Well, you know what, if it didn’t happen, it didn’t happen for a reason because if I worked my way around to go to college I would have never been part of this and I would have never got that job in Southwick and finally get someone to get me to be part of the union. The opportunities it has given me is just huge.
Boilermaker/ Boilermakers Union
It was quite the investment that I made in June 2004. Brent, our son worked on it all summer long, well into the fall. With his hard work and determination, he finally got it up and running. After that, it then sat in the backyard for a few years. When Brent died, I had decided one weekend, which was Easter of 2006, to take the grandchildren over to the cemetery, which is only two blocks away from my home. This went on for months, and the kids looked forward to going because they took turns driving. When I look at this picture, it make me realize that you need to take in every little minute and cherish it, because life is way too short.
As a field construction boilermaker, I’d have to call the union hall and get a dispatch…then I’d have to pack all my clothes in a suitcase. I’d always have to make sure that I had all my bills with me or I’d have to pay ‘em. You’d have to make sure your car was mechanically capable of going 350 miles. You’d have to plan. You’d have to think about renting an apartment, so you’d have to get set up. Most of the time I’d room with somebody; that would help try to cut the cost. Then, you’d go there and get hired in and then you’d be working 10 hours/day, probably on the average back then was 6 days/week and then you’d go in and tear apart certain parts of the boiler and would work on it. In our profession, you have to be a highly skilled welder. That took some skill. Basically, in my day, you’d be up there for 8-10 weeks, sometimes with Sundays off. If I had Sundays off, I’d actually drive home for my day off, to try to spend time with family…In my younger days I did that.
Charles “Hawkeye” Dixon
I spent a lot of time with my grandmother. She taught me a whole lot about hardships endured by, you know, the coal miners back then. She was a young girl during the Matewan massacre. She passed away probably about four or five years ago; She lived well into her nineties, just a great lady. She would tell me about her and the coal miners, about her home, about her house. They had a lard bucket, for a dinner bucket. Most of them would have their clothes…tied on ‘em, with no suspenders, holding the clothes on ‘em. They just really had it tough. They made their clothes out of sacs that they used to carry feed in and I try to learn a lot of my lessons from her.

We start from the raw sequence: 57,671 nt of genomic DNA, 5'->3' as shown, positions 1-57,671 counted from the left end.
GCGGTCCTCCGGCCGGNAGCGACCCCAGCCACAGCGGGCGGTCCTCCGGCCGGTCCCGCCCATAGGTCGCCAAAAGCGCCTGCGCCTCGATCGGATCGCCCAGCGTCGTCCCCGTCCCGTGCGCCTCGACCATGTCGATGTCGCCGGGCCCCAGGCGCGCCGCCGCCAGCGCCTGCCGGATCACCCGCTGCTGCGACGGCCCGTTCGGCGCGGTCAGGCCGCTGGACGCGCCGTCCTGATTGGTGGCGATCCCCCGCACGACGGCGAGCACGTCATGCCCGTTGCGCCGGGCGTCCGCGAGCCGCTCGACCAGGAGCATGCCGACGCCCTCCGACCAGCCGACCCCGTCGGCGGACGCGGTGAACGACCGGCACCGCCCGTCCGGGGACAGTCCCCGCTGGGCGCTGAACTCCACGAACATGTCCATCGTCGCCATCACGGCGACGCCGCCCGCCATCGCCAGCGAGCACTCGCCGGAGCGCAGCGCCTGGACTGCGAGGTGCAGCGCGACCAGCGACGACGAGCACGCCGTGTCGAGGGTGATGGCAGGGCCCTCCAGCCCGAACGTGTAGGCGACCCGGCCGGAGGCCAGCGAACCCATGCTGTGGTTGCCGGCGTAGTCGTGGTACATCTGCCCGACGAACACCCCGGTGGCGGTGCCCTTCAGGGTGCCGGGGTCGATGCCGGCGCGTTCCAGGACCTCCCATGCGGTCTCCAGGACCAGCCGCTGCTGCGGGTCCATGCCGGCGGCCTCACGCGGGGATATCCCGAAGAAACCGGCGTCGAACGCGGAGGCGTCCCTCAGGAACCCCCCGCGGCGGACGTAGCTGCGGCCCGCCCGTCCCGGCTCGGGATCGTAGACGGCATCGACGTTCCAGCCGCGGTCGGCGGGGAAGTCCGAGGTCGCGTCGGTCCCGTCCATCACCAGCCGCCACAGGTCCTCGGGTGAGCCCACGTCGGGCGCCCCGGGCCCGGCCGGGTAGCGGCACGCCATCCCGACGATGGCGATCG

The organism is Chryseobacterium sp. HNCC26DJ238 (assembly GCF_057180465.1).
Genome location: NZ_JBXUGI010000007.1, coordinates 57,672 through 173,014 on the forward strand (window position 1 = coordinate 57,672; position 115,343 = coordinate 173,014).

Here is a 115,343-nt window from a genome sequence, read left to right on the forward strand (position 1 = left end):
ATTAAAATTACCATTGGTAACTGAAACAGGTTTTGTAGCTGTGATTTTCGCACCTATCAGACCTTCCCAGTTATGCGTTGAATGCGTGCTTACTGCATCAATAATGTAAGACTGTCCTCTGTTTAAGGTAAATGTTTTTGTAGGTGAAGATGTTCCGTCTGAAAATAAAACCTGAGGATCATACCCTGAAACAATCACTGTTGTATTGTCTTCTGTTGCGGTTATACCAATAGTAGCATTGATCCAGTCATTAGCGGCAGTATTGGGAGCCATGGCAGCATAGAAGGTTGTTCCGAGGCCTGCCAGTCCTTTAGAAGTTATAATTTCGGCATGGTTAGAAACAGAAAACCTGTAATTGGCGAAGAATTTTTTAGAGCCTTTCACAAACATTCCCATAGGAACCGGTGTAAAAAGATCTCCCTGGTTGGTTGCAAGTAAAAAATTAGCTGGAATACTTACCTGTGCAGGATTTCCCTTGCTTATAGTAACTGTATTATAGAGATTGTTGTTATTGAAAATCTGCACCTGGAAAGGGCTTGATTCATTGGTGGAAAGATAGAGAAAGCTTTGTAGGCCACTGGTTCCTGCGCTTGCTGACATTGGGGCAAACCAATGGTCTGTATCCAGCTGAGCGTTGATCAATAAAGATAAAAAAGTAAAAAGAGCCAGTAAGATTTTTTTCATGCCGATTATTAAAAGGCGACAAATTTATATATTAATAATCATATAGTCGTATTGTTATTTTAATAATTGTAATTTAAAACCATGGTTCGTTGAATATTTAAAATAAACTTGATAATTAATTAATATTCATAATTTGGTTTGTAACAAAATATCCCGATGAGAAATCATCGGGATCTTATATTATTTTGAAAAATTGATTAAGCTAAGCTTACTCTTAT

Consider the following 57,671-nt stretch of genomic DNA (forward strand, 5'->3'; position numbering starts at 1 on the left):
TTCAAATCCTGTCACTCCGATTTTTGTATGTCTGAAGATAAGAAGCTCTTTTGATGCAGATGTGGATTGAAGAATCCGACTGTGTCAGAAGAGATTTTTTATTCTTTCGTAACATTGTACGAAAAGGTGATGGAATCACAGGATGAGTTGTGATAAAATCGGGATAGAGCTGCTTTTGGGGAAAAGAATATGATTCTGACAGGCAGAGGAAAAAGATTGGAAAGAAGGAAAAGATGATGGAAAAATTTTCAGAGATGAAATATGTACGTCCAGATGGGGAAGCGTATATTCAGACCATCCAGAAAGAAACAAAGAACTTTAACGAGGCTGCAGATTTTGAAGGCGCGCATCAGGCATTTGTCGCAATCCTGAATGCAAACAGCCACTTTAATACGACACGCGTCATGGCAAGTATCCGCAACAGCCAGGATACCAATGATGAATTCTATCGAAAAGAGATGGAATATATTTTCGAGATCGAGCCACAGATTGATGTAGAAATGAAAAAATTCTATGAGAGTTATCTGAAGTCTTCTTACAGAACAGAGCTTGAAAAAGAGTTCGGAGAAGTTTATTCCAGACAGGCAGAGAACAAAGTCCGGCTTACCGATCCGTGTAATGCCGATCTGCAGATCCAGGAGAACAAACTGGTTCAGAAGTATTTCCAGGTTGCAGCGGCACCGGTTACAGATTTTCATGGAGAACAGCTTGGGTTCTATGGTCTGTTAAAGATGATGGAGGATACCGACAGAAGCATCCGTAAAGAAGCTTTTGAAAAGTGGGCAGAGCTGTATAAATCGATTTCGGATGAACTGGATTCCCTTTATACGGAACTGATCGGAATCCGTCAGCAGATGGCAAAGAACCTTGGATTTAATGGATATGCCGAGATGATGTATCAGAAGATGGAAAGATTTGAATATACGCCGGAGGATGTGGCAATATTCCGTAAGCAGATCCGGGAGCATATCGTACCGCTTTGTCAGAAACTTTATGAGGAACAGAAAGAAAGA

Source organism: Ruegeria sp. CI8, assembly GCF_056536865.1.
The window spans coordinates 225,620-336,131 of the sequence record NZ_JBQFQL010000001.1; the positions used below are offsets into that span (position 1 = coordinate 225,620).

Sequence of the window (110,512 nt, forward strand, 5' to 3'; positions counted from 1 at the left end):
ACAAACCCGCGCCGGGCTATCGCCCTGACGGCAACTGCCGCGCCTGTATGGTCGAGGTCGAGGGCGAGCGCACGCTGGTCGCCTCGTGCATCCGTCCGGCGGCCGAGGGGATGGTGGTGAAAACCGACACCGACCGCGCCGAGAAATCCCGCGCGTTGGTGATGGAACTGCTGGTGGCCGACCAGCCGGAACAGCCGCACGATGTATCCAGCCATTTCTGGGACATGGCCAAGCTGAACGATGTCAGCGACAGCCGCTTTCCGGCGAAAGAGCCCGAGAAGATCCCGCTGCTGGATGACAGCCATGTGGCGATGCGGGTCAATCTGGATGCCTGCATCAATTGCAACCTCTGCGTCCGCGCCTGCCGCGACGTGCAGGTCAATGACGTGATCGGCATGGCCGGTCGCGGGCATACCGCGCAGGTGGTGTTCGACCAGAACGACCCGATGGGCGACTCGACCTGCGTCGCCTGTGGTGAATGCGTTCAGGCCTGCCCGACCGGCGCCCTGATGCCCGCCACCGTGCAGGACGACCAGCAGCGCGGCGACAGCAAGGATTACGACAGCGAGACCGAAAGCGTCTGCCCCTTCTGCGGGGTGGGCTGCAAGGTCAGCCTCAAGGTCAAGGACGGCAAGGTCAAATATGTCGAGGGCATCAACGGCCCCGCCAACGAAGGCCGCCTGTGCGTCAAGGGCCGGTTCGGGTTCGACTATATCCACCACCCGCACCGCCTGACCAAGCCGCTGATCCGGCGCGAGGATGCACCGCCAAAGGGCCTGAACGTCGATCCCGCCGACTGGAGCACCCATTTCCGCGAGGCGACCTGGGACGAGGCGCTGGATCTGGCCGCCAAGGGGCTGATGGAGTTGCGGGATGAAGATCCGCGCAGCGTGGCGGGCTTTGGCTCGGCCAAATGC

I myself, I graduated high school in 1970 and in 1971 I went into the coal mine, got married at an early age too and went into the coal mines. The first seven years I worked in a coal mine was in thirty inch coal. But it was a union mine. I learned pretty quickly that these union miners, they took up for each other. The older miners, they took you under their wings and watched out for you. Union mines had that. You had safer mines that way. After about a year or so I learned how to run a roof bolter. My primary job was to make the top safe for everybody. They would put roof bolts into the roof of the mine. Thirty inch seam would be thirty inches thick. You had thirty inches. It’d be like crawling under a coffee table and then working all day. What was over top though was a mountain.
My self-description is definite life-long learner… honestly I hate using that expression because in the educational field it’s really overused, but it really does describe my approach to things. I’m just in awe of how many things there are to learn and know and be amazed by and that’s also part of what drives me as a teacher. I also want to be able to pass that on to my students…that kind of approach, that kind of “Wow” thing. And, I know this is weird but, you can get that same “Wow” from conjugating verbs as you can get from discovering herbs in a forest and I’m just out to convince my students of that.
To me (the union) relates to our dysfunctional, topsy-turvy norm that we settle for in our culture about who’s valuable for what they do. So a union is a chance for some sort of moderation and reminder or a call for sanity…
Captain James Ray
Somebody once described my profession as months and months of sheer boredom interrupted by moments of sheer terror and it’s kind of a funny way to stamp it…. I still get a kick out of punching out of an overcast sky early in the morning with the sun coming up. I still get a challenge and satisfaction out of making a nice landing and making all of the thousands of decisions that it takes to fly, on a daily basis.
It’s an important business, the safety of our passengers is important and you need a highly qualified, highly motivated, highly educated individual to do this job and you know, I’m afraid we don’t have a lot of them coming out of college this way so if we can turn a corner, and we can make this job attractive again, and we will hopefully attract the best and the brightest to keep this profession going and to keep our skies safe.
Photo by Alexander Reneff-Olson